Photo Essay

The Life of the Border - La Vida de la Frontera

Antelope Wells, New Mexico.  1 mile from the border

From September 2006 to December 2006 I traveled from the Gulf of

Mexico to the Pacific Ocean keeping to one distinct criteria, follow

as close to the USA/ Mexico border as possible the whole time. Hopping

back and forth over this line over those four months was something I

felt I had to do to make up my own mind about what this division meant

to me. About 95 percent of the photographs made on this journey were

made within 20 miles of the physical border. The other 5 percent were

made to illustrate how the border is somewhat arbitrary in the

relationship and history that the countries above and below this line

share.

Through this journey I discovered many ways to define the USA/Mexico

border. The main arteries between the two countries are the border

towns and cities. These places have been around for ages and at one

point in time they were whole, with no divisions. Now they are places

divided by fences, walls, barbed wire, the Rio Grande and in some

parts an imaginary line. This line is crossed constantly by people

looking for a better life for themselves and their families. Produce,

factory goods, and even people are dealt along this line. I was even

approached one day by a group curious to see if I wanted a job as a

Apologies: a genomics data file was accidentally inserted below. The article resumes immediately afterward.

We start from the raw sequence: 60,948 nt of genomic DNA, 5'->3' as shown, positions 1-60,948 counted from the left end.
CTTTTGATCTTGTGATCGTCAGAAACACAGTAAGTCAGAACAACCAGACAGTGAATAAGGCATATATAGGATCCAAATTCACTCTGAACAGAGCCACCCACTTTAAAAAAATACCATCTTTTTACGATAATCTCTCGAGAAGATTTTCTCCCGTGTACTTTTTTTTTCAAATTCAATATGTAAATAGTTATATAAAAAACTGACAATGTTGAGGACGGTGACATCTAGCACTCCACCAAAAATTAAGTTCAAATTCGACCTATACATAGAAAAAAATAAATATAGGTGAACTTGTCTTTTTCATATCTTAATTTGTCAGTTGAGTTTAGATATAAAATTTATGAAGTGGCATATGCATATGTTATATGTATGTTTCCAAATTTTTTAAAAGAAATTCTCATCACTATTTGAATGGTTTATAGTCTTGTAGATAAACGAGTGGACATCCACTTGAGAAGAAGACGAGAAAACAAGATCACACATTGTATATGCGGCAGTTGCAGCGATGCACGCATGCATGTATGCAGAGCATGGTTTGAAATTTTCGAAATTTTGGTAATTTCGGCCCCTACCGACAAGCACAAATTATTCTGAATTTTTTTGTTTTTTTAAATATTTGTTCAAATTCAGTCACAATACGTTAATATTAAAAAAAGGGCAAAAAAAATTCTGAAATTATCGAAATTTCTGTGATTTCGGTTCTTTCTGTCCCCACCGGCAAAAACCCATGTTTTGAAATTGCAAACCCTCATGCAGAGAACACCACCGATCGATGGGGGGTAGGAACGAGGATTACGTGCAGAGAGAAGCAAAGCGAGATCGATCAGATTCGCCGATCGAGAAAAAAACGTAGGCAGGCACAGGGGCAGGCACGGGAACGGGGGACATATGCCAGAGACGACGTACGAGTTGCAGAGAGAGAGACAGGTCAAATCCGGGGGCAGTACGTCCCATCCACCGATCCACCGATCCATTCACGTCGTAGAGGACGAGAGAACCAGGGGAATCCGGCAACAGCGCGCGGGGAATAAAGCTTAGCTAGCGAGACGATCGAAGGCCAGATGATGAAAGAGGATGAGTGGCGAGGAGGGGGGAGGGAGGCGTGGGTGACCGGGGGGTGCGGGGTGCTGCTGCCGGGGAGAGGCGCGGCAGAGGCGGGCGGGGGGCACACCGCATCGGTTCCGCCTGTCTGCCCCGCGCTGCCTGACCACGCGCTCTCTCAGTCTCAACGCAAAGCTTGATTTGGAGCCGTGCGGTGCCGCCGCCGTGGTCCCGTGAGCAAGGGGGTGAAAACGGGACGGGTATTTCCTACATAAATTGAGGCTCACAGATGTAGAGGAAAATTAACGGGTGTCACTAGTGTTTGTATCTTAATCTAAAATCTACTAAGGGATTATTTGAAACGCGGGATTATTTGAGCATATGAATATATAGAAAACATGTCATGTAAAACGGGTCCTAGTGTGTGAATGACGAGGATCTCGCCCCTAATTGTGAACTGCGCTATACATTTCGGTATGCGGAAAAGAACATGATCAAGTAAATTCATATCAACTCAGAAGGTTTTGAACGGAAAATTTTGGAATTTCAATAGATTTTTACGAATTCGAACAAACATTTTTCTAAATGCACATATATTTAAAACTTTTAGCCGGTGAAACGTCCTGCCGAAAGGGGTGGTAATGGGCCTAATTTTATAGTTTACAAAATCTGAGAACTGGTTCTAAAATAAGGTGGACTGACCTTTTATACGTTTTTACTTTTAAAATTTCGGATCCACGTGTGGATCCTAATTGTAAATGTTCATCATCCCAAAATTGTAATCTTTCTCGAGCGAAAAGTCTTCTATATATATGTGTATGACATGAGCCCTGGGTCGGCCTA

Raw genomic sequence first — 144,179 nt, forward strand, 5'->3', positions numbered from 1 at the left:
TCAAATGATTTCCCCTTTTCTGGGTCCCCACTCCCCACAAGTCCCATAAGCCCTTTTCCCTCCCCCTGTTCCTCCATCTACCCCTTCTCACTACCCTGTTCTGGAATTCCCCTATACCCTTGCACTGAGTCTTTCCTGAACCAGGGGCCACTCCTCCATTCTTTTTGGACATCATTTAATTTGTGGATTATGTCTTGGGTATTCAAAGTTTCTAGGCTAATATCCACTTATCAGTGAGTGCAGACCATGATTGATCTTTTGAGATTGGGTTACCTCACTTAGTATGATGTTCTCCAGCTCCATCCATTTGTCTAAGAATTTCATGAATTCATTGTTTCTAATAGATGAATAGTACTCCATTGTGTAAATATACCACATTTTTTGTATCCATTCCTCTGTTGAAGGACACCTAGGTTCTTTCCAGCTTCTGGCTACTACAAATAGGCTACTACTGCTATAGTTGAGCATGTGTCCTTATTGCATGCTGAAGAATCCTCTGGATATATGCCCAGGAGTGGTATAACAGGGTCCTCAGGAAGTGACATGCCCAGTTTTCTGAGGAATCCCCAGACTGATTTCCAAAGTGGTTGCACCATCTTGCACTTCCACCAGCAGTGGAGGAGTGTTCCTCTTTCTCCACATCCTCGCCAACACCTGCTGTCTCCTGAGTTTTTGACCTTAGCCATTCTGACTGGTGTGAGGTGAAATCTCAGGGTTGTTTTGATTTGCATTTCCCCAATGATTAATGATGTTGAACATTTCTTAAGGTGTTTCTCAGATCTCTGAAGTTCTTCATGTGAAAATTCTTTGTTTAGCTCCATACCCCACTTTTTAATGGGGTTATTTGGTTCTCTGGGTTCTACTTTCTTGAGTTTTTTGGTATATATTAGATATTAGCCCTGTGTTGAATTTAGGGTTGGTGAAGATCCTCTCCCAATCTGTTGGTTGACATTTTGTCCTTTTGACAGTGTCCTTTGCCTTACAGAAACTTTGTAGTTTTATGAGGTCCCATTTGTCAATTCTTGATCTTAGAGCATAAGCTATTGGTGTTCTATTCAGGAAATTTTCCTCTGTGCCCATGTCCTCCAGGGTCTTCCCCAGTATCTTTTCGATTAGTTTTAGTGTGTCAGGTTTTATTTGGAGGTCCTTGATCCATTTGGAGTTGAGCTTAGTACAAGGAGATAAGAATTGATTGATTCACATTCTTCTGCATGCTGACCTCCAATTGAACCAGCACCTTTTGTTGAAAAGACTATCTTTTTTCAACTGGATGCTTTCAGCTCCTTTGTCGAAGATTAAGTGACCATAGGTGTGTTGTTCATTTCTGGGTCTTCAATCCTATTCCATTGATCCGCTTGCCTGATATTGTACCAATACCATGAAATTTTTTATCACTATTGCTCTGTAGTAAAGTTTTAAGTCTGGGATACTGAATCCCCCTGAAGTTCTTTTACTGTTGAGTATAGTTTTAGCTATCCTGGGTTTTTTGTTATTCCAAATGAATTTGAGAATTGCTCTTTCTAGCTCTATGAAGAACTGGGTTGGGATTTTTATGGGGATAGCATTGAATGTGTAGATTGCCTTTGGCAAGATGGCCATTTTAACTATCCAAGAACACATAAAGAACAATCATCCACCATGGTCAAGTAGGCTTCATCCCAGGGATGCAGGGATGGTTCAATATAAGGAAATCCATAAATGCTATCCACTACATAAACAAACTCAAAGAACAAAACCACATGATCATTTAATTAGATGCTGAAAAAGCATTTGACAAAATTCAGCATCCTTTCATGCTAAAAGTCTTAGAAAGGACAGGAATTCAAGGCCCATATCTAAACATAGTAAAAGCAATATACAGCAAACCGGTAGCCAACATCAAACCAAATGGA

driver delivering illegal aliens from one side of the border to the

other.

Many who live North of the border fear it thanks to stories of

robbery, anguish and death. These were far from the truths that I

witnessed as I traveled along the border. Sure there are places where

I had to watch my back, but more often than not I was treated with

respect and friendship. Watching the fishermen and birds on either

side of the Rio Grande as it empties into the Gulf of Mexico at sunset

is an experience I will never forget. Traversing through the hills of

Tecate I was mesmerized by the distant sight of where I was standing melding into the mountains in Mexico, a

natural division that marks the difference between potential wealth

and abject poverty. Staring from one side to the other I considered

the decision so many Mexicans make, to leave their beloved homes and

communities and travel to a place that is at odds with their crossing,

yet they still come with enthusiasm and a wholeheartedness that is

hard to fathom.

The life and world of the border is a beautiful place, a dangerous

place, a barren place, a life-granting place all wrapped up in one

long jagged line.

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